This is a really great blog post by Daniel Goleman on the dangers of an empathy deficit. My experience is very similar with Daniel’s perspective: given the rapid pace of change and disruption today, most leaders are totally overwhelmed and often isolated. The trap of go-go-go actions and decisions often trumps space for a leader to reflect or dive into honest, exploratory conversations with customers, partners, and customers. In other words, the focus on task often trumps insights into how people truly feel, which is the basis of healthy, nurturing, long term relationships. 
As organizations grow, and people stop knowing or interacting regularly with each other, the need for leaders to cultivate greater empathetic skills actually grows faster than the rate of complexity and can be quite difficult to realize until it’s too late. 
Empathy is valuable for leaders across a range of the leadership spectrum:
1) Do my people connect and care with our vision? How would I recognize it, and how might we celebrate it and build upon it such that it grows in impact?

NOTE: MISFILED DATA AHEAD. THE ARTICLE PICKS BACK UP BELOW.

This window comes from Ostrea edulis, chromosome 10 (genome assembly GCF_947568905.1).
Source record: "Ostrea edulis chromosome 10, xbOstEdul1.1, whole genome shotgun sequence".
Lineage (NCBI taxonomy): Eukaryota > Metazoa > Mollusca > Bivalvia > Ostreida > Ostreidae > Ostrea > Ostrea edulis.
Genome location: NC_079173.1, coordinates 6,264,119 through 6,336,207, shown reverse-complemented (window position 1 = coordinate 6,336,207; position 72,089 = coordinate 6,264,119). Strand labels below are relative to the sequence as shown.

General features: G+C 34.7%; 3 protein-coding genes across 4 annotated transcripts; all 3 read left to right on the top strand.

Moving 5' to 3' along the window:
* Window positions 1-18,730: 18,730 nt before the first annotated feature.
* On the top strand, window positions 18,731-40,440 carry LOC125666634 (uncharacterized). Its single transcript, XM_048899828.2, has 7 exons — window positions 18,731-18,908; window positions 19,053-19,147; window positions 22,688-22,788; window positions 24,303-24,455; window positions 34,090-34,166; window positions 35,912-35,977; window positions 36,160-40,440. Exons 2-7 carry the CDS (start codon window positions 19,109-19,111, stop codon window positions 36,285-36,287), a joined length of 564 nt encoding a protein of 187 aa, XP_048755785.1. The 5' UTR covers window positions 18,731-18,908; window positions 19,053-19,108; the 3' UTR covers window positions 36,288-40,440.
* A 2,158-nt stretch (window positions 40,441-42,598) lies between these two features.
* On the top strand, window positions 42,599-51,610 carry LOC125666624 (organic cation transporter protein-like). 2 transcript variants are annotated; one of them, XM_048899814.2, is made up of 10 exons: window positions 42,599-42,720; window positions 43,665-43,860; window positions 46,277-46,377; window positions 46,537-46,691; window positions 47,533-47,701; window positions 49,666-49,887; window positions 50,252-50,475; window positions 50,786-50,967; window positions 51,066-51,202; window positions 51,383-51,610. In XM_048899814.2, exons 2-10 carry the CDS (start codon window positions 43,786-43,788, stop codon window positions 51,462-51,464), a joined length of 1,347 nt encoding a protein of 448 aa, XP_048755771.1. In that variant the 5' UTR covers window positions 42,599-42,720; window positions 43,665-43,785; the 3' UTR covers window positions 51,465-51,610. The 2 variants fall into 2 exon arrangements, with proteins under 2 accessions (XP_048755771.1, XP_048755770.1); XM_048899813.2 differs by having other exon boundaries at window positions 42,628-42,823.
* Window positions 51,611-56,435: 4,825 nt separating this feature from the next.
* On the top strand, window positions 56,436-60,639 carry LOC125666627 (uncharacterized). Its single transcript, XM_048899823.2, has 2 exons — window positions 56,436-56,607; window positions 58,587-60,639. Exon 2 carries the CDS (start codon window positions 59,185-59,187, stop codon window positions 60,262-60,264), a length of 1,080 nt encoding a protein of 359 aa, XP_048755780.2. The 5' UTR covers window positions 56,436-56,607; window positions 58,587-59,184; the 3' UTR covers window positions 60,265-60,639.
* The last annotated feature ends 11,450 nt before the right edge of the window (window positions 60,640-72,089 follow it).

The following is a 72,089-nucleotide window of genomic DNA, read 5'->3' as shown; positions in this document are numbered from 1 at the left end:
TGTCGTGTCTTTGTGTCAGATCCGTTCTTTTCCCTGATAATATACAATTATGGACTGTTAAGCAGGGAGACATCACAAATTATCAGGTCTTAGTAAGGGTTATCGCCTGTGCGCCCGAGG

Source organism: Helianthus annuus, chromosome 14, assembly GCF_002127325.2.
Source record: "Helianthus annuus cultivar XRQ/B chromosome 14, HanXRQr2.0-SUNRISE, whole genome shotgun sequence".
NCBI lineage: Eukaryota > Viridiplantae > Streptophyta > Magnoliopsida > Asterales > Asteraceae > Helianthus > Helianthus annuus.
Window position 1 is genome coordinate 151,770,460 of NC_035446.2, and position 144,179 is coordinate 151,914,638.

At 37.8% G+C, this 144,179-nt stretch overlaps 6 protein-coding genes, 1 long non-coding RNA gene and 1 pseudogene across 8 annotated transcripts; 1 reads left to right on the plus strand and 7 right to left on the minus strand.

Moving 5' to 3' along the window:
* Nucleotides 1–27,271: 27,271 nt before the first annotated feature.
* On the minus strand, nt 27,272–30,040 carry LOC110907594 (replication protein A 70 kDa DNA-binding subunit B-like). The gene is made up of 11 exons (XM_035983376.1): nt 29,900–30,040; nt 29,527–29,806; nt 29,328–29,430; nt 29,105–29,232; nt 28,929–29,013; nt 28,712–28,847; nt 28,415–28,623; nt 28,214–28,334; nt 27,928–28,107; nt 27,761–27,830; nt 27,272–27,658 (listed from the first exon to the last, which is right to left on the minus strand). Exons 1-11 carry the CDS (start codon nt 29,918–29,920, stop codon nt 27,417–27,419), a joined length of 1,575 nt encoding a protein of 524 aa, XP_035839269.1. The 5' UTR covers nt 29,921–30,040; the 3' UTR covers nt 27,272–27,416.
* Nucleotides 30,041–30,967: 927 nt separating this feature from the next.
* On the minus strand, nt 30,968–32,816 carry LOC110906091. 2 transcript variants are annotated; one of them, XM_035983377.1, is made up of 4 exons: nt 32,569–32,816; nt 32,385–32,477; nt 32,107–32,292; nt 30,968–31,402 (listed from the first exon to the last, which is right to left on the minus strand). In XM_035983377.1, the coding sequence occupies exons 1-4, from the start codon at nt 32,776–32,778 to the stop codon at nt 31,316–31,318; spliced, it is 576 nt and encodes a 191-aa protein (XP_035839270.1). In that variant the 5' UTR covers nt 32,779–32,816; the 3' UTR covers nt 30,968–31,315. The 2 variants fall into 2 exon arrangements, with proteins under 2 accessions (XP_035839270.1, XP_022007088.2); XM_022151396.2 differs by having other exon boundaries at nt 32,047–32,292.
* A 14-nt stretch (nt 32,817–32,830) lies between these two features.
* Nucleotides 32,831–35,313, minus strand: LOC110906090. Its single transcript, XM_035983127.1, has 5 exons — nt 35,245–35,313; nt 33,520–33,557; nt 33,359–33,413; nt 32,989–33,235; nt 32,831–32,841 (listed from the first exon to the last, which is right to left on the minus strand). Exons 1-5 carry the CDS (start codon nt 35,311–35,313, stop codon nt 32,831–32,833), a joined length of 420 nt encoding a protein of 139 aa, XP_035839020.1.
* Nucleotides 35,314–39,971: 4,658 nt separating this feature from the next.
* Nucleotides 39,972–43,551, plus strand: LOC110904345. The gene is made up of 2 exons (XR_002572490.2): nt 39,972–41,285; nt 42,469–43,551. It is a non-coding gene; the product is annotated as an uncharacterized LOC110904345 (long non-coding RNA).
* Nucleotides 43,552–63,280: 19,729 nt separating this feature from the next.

2) Do we have clearly defined organizational brand and values? In what ways do share, design and celebrate them them into all aspects of our work? How do keep them relevant?
3) How does my personal style, and the way I lead the executive team, demonstrate our desired leadership style? How would I know if I inadvertently limiting personal leadership in others?
The bridge to increased empathy is to be clear on how you are perceiving the world, starting with your emotions and the emotions of others, intentionally cultivating a broad spectrum of information, purposefully integrating it, and then being very curious to see the (mis) match between words and deeds of yourself, your executive team, and the larger members of the organization.  This is not something easily done independently, but can be an incredibly powerful and satisfying part of an executive coaching engagement.